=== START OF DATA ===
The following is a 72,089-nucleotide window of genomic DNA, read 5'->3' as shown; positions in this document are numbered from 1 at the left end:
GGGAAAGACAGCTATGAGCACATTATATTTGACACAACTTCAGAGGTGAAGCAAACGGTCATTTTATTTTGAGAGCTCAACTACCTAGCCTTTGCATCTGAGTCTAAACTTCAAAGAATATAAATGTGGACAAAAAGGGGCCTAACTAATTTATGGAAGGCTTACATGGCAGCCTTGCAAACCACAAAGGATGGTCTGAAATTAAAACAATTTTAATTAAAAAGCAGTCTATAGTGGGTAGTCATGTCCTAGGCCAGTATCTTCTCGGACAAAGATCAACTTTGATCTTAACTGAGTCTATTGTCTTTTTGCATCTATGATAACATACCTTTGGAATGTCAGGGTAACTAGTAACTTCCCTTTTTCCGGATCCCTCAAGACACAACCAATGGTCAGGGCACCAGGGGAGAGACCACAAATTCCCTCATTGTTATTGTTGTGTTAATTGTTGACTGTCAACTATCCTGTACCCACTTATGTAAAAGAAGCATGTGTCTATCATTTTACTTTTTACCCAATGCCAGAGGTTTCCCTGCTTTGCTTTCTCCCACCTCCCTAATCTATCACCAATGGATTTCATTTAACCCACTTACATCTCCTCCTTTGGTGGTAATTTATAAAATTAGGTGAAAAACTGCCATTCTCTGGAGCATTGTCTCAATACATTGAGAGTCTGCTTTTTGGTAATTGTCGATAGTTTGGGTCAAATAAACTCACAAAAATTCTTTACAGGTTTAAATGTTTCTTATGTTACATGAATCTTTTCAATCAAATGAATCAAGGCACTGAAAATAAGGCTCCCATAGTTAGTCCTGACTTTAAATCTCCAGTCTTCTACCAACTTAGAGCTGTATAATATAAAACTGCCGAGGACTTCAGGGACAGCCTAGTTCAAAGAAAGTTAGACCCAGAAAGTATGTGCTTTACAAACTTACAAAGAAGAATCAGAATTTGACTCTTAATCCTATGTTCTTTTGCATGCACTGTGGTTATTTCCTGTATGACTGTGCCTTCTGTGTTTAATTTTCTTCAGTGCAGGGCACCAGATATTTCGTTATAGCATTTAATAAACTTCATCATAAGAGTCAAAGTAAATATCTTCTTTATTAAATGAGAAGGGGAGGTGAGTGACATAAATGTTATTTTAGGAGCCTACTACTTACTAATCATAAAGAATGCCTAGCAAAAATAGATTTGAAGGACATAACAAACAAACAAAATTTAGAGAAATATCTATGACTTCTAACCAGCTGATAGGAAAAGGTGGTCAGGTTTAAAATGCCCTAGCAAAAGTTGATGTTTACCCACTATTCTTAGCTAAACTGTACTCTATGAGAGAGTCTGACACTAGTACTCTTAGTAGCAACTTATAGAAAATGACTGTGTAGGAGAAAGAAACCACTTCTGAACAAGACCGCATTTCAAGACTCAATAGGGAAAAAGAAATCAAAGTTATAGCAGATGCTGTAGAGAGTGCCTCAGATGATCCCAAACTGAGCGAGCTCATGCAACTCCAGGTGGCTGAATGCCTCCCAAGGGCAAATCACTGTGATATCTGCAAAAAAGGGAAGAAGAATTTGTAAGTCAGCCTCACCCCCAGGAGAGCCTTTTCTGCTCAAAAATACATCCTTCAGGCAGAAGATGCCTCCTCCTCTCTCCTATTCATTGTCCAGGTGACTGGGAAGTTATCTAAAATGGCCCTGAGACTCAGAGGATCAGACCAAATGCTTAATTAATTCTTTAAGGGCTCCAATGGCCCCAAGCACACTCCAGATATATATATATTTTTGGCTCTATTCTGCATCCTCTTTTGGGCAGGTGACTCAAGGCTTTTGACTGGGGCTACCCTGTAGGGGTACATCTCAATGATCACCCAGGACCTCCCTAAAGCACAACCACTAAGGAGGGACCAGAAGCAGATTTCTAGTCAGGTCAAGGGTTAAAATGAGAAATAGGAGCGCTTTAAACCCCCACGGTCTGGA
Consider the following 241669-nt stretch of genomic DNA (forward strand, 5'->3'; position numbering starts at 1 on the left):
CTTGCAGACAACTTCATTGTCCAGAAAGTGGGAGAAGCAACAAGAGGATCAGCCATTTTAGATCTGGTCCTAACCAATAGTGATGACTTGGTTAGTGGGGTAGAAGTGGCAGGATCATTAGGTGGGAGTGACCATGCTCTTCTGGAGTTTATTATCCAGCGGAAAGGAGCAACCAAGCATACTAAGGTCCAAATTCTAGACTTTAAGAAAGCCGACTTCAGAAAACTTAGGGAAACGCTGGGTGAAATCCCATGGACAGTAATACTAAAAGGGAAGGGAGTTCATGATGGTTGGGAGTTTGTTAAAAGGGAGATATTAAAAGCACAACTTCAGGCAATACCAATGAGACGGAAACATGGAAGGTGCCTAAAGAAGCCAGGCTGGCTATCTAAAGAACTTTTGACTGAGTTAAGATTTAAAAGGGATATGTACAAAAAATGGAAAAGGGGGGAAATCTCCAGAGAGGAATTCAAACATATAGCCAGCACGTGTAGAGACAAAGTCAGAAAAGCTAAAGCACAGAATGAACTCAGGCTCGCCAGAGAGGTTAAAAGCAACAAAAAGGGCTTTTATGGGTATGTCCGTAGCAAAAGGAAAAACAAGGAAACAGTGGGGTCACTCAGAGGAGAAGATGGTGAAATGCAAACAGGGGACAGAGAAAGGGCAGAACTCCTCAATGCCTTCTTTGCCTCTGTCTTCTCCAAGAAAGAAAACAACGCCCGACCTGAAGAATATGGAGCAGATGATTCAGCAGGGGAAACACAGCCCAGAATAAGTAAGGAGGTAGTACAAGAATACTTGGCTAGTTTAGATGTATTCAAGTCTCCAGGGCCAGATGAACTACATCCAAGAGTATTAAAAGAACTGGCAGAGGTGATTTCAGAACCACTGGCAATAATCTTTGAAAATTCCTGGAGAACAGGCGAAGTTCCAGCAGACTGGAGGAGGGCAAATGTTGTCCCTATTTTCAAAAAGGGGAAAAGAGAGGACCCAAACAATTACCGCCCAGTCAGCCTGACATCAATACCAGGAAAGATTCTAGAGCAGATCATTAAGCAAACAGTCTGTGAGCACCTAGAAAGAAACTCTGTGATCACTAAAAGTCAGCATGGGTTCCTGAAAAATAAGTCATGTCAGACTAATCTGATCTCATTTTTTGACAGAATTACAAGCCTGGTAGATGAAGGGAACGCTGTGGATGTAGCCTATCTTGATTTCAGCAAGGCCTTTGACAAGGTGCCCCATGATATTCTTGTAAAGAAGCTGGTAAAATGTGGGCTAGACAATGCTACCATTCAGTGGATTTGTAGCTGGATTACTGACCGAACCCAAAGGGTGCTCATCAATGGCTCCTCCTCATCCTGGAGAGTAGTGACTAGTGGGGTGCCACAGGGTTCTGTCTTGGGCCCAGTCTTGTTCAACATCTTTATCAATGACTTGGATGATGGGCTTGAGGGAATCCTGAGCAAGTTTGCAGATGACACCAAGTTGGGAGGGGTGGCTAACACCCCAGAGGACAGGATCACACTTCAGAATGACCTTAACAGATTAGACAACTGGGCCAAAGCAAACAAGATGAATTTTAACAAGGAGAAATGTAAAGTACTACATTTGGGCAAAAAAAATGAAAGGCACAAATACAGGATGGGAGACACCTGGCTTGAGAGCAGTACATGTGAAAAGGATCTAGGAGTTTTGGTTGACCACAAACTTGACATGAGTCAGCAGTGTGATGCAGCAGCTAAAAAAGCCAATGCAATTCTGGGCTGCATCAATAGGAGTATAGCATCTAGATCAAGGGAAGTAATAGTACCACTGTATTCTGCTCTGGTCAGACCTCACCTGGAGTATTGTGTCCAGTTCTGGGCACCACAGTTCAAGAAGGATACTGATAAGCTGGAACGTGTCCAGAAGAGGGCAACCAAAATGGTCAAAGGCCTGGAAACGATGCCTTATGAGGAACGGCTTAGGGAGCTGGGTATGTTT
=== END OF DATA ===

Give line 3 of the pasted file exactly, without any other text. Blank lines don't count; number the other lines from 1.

Consider the following 241669-nt stretch of genomic DNA (forward strand, 5'->3'; position numbering starts at 1 on the left):